One of New York City’s most beloved buildings is the Flatiron Building, which opened officially on November 19, 1902. Though never one of the tallest buildings in the city, the Flatiron Building was nonetheless revolutionary in its own way and was a popular photography spot from the very beginning. We recently got a special tour from Sonny Atis, the superintendent of the landmarked building, who took us to the off-limits spots inside and atop the Flatiron Building, showed us the building’s rich past and current history and shared with us his passion for the building. The visit was facilitated by GFP Real Estate (the owner of the building), which is an integrated owner, operator, property manager, and developer of commercial real estate with many historic buildings in its portfolio.

Like other keyholders of New York City’s most iconic and historic landmarks, Sonny has an idiosyncratic devotion to the operation, the historic details, and the life that has been pursued through his building for over a century. The Bay Ridge, Brooklyn native has been working for the Flatiron Building for thirty years and met his wife in the building in 1992. He can rattle off fun facts about the surrounding area too, like when the torch and arm of the Statue of Liberty were on display in Madison Square Park. The Flatiron Building is as much a part of Sonny, as Sonny is a part of it.
Here are some of the building’s secrets that we learned on our visit:

1. The Original Elevators in the Flatiron Building Were Water Powered

The original elevators in the Flatiron Building were Otis water hydraulic elevators, powered by pressure, and subject to both extremely slow travel times and regular flooding. “If you jumped on in the lobby and went to the 20th floor, it could take you ten minutes,” says Sonny. John J. Murphy III, the former director of publicity for St. Martin’s press who lived across the street from the Flatiron Building, told the New York Times in 2010 that his commute was thirty minutes long.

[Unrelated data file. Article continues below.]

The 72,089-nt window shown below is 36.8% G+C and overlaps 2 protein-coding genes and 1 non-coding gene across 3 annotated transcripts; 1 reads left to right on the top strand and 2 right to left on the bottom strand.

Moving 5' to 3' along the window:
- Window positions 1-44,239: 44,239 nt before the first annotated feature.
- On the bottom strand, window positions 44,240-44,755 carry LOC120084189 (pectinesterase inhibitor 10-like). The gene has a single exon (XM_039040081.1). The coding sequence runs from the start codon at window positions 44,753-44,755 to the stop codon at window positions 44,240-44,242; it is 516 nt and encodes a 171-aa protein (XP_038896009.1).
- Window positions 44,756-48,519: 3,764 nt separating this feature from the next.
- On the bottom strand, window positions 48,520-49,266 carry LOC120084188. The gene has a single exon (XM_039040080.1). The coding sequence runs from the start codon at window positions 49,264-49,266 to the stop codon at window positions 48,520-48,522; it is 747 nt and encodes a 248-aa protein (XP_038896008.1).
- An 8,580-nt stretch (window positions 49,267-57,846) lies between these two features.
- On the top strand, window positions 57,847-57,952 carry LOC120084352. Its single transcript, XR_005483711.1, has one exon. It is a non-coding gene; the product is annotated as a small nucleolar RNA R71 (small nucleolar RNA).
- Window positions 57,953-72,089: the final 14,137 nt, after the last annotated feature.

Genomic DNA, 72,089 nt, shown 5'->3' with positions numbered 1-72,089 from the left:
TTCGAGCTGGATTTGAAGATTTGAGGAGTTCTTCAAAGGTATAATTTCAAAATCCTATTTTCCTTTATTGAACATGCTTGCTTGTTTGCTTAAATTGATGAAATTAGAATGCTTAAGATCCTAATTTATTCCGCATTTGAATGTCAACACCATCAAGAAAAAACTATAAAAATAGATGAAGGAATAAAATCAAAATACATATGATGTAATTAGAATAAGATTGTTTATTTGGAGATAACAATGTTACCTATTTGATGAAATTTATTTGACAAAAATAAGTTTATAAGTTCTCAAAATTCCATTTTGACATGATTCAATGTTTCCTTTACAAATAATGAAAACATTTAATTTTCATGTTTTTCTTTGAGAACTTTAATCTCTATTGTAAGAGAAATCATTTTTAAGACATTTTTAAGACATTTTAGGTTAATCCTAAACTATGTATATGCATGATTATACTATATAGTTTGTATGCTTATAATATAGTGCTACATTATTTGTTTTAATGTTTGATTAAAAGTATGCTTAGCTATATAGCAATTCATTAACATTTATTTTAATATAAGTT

Flooding was more than a one-time occurrence. “We had many a flood,” says Sonny, and compares them to the intensity of the flood in the Ten Commandments. “[For] a lot of the repairs, we didn’t need a mechanic. We needed a plumber,” he declares. The elevator interior cabs are original and well-maintained. So much so that most people think the ornamental details were part of a restoration. They were just very well-made, Sonny says simply.

Part of the water hydraulic system that once powered the elevators

In the second-level basement sit the massive water tanks and pipes that once supported the elevator system, minus a portion that has been removed. An original marble sheath with the engraved words “L.H. Prentice Co. Engineers & Contractors. New York & Chicago” still exists as well.